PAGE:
In War We Trust, Even If It's Nuclear?tags: Putin;NATO;Hillary;Kissinger;Polner
This post is by Murray Polner, a blogger, writer and HNN’s senior Book Department editor.
I recently watched Stanley Kramer's Cold War classic, "On the Beach," where Gregory Peck, Fred Astaire, Ava Gardner and Anthony Perkins are fated to die along with everyone else after a worldwide nuclear war. It sounded a bit like Revelation chapter nine, verse 15, which predicts that the most destructive war is yet to come. But no, it really reflected Kramer's anxiety about reckless and feckless leaders and the damage they do. At least the film had Peck and Gardner to console the victims on their final destination.
The US has always needed real or imaginary enemies to make its historic addiction to war more palatable. Nowadays it's perfectly acceptable to damn Vladimir Putin as an authoritarian but he's no more authoritarian than some of America's closest allies. The problem is that, like the US, he commands thousands of nuclear bombs, a subject about which I've been writing since the start of what sounds like another Cold/maybe Hot War era. The hawkish Hillary Clinton compared him to Hitler after Moscow's annexation of Crimea. But Henry Kissinger of all people saw through the hot air emanating from Washington's inner circles (echoed by an uncritical media) when he wrote that excoriating Putin was no substitute for shaping a sane policy, which our foreign policy elites have regularly disdained to do, especially after past and present incompetents and worse have caused the deaths of some 38,000 US military in Korea, 58,000 in Vietnam and 7,000 in Iraq, not to mention millions of innocent Asians and Middle Easterners. No VIP has ever been tried or imprisoned for these deaths.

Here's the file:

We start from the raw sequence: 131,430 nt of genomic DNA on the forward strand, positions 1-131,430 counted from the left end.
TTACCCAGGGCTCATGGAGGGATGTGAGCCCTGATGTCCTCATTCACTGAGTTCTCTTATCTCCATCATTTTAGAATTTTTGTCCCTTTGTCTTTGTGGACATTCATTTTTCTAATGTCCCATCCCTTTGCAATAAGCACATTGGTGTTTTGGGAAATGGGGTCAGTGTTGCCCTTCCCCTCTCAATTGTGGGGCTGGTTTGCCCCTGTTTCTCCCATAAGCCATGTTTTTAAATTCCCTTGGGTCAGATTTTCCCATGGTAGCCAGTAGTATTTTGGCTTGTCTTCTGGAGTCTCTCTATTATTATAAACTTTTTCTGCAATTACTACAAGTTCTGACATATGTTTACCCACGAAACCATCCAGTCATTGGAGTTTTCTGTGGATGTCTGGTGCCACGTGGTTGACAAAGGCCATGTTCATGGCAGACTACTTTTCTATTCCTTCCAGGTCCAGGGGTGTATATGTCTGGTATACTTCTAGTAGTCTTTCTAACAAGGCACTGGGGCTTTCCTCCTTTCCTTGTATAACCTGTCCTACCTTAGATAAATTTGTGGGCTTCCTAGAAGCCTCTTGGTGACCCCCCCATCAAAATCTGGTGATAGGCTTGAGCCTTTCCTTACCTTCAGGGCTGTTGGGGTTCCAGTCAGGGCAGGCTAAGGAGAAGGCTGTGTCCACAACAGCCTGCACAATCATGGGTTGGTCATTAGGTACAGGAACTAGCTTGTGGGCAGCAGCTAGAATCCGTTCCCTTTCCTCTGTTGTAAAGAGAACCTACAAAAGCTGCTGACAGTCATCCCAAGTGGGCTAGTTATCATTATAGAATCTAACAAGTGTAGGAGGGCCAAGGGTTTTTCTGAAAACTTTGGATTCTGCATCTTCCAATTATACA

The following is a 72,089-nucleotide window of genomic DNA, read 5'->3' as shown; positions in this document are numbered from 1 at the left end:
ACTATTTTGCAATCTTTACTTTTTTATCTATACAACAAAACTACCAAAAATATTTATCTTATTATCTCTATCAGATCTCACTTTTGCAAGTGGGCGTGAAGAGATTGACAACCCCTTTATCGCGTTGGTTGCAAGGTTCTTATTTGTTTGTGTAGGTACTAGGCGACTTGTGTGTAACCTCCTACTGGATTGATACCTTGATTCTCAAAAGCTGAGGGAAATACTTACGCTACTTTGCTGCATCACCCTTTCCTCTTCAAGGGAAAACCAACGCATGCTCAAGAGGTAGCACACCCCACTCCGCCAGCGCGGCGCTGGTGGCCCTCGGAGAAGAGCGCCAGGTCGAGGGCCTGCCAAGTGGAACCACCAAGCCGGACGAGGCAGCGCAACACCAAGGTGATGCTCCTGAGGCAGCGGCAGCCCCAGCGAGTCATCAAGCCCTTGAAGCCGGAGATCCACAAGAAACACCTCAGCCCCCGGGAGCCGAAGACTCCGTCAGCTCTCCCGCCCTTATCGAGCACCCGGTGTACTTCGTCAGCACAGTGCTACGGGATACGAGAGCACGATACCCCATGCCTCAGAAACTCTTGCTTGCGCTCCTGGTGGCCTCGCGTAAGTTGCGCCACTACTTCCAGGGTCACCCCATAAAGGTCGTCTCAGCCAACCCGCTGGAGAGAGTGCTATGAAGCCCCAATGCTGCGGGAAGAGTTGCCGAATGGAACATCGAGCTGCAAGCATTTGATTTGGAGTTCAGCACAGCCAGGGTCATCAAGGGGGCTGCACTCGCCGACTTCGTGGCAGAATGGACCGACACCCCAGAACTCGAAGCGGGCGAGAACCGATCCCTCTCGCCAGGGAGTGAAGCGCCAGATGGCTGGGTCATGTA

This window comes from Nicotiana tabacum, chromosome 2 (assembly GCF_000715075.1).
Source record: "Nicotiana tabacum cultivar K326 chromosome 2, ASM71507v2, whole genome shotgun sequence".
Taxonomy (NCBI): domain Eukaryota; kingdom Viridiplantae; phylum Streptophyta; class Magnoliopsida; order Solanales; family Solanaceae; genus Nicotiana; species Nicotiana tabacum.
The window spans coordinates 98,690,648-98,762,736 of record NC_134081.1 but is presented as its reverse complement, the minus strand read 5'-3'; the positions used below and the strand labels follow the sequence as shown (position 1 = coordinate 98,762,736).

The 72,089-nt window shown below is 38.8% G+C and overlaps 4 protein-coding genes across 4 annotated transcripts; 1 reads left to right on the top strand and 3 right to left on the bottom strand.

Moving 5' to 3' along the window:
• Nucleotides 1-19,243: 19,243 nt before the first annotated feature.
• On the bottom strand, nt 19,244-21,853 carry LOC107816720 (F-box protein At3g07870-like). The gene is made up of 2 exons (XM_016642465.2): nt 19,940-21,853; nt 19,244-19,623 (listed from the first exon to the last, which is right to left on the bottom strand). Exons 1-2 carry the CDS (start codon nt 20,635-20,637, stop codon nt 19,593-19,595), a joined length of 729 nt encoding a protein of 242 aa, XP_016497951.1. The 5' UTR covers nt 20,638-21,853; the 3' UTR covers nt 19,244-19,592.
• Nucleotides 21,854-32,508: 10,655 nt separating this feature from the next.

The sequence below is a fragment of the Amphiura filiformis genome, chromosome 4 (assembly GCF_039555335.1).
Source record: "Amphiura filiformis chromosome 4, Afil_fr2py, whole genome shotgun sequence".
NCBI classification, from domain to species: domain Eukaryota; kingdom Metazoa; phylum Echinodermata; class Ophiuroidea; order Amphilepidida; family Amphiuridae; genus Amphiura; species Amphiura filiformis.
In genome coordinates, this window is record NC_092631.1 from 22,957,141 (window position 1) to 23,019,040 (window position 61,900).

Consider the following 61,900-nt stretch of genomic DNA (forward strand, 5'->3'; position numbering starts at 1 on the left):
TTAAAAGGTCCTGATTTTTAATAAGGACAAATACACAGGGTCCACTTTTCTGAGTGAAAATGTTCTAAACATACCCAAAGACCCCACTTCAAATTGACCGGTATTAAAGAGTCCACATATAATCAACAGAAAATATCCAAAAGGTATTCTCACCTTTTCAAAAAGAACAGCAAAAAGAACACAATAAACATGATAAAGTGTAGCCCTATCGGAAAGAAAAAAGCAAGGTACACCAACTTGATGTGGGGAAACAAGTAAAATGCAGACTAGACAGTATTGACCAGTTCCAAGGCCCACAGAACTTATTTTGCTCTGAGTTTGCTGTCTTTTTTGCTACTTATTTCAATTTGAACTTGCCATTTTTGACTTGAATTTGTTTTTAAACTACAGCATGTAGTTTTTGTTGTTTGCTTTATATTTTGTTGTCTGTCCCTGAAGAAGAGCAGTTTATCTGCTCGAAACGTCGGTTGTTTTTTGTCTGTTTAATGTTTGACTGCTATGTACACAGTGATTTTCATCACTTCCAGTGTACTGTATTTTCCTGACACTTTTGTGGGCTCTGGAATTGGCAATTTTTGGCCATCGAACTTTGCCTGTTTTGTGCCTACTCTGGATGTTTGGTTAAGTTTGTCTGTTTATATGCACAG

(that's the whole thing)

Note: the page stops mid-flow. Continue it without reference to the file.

The US noose around Russia began in earnest when our most lethal weaponry began pouring into Russia's erstwhile satellites adjacent to Russian borders, (great news for Merchants of Death stockholders). US troops are now stationed in the Baltics and Poland targeting Russia and its 8,000 nuclear bombs and a history of successfully destroying invaders, even absorbing 27 million deaths fighting and defeating German armies -- and thus ironically saving the West from defeat. The new US commander of NATO, Gen. Curtis Scaparrotti, seemed oblivious to this aspect of Russian history while sworn in recently as NATO's latest military commander, saying NATO (read the US, its major funder) must be ready to "fight tonight." How many Americans, "amusing themselves to death" in Neil Postman's deathless prose, are ready for that? And "tonight," no less?
For every provocative move by the US and NATO, the Russians have retaliated by recklessly buzzing US naval ships and aircraft. Moscow added that it will send three army divisions to their western borders and, more ominously, nuclear warheads will be placed on its new Iskander missiles and set down near Kaliningrad, close to Lithuania and Poland and targeted at Western Europe just as the US-NATO buildup is aimed at Russia.That's Russian Roulette and can easily "lead to miscalculation," noted a NY Times piece.
Igor Ivanov was once Boris Yeltsin's foreign minister and also worked for Putin and now runs a Russian government think tank. "The risk of confrontation with the use of nuclear weapons in Europe is higher than at any time in the 1980s," he told the London Express. Both sides, incidentally, are about to conduct war maneuvers much like the darkest Cold War or pre-1914 years.